We're eager to work with lawmakers to get the ball rolling.
In the meantime, I'll direct the Indiana Finance Authority to designate half a million dollars each of the next two years for development of asset management plans for high-need water and wastewater utilities."
The former lieutenant governor, Gov. Kim Reynolds, gave her first State of the State address. Like her predecessor, Reynolds, a Republican, stressed the need for cleaner waters. A keystone in the nation's agriculture industry and a state within the Mississippi River watershed, Iowa has been a battleground for nitrate pollution for years.
"Improving water quality is a shared goal of Iowans. Urban and rural stakeholders have worked collaboratively making great strides.
My hope is that a water quality bill is the first piece of legislation I sign as governor.
Let me assure you, passage of this monumental legislation does not mean the water quality discussion is over; rather it ignites the conversation to implement and scale practices that will continue to make an impact on water quality."
In his final State of the State, Gov. Sam Brownback was dreaming dreams. The two-term Republican, ready to leave Kansas for a Trump administration post, had visions of renewable energy and sustainable groundwater use.
"I dream of a future Kansas exporting wind electricity across America. A Kansas known as the Renewable State. It could well be that in the future, those who have the wind resource will flourish like those who now have oil. We are growing as an energy state.
Dream with me of an Ogallala Aquifer that never runs dry because the use is sustainable. Of our reservoirs dredged, renewed and supplying the water we need in times of severe drought. Of us having a legal, binding allotment of water from the Missouri River and of an Arkansas River with water in its whole course."
Gov. Andrew Cuomo, a Democrat, said that lawmakers must recognize the risks of water pollution.
The two-term Democrat outlined four water priorities: cleaning up a nearly four-mile-long plume of groundwater at a former Northrop Grumman and Naval base that is contaminated with 1,4-dioxane and other chemicals; suing the U.S. Environmental Protection Agency to continue the PCB cleanup in the Hudson River; halting the spread of harmful algal blooms; and addressing polluted discharges at the Niagara Falls wastewater treatment plant.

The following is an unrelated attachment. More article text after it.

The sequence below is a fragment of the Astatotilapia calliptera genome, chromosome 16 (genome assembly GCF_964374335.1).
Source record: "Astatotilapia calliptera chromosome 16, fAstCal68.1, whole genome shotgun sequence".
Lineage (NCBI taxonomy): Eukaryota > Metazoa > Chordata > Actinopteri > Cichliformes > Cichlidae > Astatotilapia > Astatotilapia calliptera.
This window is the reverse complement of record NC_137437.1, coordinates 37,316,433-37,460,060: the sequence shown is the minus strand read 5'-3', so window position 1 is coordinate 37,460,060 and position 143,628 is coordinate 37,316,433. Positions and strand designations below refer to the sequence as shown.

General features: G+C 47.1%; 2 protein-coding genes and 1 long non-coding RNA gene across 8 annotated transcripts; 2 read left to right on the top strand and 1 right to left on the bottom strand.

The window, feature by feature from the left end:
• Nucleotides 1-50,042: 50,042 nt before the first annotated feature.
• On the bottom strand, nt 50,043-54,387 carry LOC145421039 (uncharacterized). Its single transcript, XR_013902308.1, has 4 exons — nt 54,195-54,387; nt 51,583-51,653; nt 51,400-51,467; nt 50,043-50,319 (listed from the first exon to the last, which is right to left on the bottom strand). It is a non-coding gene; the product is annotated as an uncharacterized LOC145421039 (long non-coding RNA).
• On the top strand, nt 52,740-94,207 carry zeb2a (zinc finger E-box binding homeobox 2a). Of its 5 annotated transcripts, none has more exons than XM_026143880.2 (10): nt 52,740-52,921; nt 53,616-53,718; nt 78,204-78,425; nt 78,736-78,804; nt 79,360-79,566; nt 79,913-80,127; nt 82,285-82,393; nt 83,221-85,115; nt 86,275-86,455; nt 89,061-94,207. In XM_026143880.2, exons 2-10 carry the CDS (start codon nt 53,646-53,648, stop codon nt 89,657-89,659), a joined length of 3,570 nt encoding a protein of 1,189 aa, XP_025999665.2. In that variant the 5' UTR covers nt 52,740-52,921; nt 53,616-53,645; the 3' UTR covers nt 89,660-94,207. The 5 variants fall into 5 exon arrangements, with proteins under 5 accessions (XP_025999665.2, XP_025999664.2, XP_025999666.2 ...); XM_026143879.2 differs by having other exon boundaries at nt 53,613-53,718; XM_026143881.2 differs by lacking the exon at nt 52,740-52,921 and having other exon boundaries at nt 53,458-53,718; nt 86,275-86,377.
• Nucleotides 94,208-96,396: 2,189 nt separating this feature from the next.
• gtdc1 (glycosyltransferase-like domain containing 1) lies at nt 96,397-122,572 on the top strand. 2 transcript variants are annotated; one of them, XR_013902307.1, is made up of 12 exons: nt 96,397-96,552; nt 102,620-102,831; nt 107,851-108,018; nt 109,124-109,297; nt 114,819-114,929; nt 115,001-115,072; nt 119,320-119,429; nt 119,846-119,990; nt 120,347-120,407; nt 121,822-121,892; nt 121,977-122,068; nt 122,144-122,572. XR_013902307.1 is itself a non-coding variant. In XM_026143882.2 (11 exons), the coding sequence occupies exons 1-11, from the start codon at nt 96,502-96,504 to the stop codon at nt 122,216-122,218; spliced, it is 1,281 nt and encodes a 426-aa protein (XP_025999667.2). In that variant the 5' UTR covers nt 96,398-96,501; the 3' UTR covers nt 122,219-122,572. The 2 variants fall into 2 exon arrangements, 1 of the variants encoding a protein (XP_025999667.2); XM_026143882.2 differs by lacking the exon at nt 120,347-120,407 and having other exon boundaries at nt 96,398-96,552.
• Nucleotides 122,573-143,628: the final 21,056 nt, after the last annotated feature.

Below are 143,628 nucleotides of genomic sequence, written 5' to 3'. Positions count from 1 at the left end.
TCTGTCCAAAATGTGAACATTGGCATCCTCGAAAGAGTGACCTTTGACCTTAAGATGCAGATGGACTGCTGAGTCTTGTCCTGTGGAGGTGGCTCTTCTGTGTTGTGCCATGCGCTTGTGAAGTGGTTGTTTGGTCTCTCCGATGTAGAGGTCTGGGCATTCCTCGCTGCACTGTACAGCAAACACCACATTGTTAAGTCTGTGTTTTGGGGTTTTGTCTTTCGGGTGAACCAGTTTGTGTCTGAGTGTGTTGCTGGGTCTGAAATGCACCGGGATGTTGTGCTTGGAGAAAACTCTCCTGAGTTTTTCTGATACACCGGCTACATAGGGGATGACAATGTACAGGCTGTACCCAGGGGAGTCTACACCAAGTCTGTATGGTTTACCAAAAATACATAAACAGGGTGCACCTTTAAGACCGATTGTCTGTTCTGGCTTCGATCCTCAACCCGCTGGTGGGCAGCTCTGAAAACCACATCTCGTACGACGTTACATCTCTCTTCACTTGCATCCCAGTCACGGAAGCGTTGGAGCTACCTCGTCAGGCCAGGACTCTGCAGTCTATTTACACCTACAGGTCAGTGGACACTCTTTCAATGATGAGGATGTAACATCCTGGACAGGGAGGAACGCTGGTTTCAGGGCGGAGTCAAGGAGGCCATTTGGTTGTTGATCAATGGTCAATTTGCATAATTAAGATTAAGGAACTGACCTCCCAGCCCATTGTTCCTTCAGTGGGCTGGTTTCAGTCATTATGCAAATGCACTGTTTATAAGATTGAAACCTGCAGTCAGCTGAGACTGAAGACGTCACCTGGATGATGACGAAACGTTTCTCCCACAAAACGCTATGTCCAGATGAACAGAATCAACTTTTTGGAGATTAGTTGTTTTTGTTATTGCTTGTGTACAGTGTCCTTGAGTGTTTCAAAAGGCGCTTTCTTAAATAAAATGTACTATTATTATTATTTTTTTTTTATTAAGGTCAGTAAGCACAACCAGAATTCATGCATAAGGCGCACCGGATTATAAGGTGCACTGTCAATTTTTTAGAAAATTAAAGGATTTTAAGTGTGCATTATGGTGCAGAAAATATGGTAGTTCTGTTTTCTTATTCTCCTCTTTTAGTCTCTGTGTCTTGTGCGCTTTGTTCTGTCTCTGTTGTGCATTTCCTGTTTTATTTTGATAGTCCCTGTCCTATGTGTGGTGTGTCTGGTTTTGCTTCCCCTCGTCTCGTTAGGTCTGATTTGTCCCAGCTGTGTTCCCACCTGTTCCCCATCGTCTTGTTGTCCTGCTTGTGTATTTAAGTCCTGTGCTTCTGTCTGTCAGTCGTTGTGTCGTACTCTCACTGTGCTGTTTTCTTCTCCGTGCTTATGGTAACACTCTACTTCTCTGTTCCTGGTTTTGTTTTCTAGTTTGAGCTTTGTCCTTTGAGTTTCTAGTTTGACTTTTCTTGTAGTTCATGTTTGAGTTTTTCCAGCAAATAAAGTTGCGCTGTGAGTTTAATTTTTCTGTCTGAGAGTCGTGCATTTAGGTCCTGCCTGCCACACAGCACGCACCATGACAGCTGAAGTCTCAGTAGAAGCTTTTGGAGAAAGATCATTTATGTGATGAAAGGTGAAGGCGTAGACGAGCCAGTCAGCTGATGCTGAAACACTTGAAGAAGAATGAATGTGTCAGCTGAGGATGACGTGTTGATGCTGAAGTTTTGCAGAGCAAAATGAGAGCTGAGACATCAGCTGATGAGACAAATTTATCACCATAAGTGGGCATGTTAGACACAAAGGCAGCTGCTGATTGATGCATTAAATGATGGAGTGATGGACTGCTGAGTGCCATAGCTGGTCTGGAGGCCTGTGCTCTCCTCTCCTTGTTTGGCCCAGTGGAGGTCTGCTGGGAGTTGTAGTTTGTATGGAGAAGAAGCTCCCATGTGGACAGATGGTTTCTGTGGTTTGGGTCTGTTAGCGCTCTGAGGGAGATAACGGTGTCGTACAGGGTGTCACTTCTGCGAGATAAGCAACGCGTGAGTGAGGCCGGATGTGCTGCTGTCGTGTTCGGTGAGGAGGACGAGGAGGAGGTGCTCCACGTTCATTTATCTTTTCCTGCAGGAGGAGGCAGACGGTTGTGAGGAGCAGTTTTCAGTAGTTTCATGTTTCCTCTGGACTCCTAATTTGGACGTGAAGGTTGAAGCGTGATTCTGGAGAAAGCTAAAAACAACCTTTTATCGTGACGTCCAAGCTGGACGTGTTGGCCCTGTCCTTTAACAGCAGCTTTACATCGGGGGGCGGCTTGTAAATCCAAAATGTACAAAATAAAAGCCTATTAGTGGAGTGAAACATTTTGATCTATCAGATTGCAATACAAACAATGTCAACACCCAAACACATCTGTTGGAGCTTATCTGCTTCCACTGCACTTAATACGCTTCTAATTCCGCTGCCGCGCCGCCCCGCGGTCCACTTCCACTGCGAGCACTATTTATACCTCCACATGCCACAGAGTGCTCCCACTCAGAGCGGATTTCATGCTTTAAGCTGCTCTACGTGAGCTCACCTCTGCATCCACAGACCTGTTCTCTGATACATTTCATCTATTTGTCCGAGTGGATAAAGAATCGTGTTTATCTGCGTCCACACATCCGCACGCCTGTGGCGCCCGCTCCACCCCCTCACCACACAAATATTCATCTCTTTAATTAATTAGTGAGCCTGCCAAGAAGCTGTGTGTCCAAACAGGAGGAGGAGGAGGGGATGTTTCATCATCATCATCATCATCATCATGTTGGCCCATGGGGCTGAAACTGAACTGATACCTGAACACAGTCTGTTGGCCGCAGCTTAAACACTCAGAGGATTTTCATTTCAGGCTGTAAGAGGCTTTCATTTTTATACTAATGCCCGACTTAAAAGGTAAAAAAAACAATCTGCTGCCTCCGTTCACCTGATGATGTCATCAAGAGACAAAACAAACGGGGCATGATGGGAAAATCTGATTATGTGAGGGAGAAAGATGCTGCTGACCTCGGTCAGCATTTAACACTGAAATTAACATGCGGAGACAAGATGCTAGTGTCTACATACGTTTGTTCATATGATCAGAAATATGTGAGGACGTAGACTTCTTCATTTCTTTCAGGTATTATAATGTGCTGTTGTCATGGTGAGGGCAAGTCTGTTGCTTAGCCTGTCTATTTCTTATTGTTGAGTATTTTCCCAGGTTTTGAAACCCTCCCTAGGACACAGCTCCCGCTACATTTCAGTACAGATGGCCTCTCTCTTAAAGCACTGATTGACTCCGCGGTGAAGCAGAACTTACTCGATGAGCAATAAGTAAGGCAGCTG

"Second, we face new challenges threatening our safety and quality of life: terrorism, climate change, environmental threats, including to our drinking water, and the growing opioid epidemic, a scourge across our state, that claimed more than 3,000 lives last year…
The growing concentration of chemicals and pollution in some areas is literally poisoning the water. In the beautiful lakes upstate, toxic algae is spreading. On Long Island, the Grumman plume carries 30 years of industrial stains and contaminants."
Gov. Jay Inslee, a two-term Democrat, told lawmakers that they "have a duty to focus on our legacy, which can be long." Voting rights, internet access, education, mental health, birth control, opioids—all worthy and weighty topics on their own—were lead-ins for Inslee's big pitch: that Washington state ought to begin taxing carbon emissions.
"We must recognize an existential threat to the health of our state, a threat to the health of our children, and a threat to the health of our businesses that demands action," he said. "That threat is climate change."
Revenue from a carbon tax, which would start at $20 per ton under the governor's plan and bring in an estimated $1.5 billion in the first two years, could help Washington in a number of ways, Inslee said. On the environment he mentioned upgrading irrigation and water utility systems and reducing pollution in waterways.
Reposted with permission from our media associate Circle of Blue.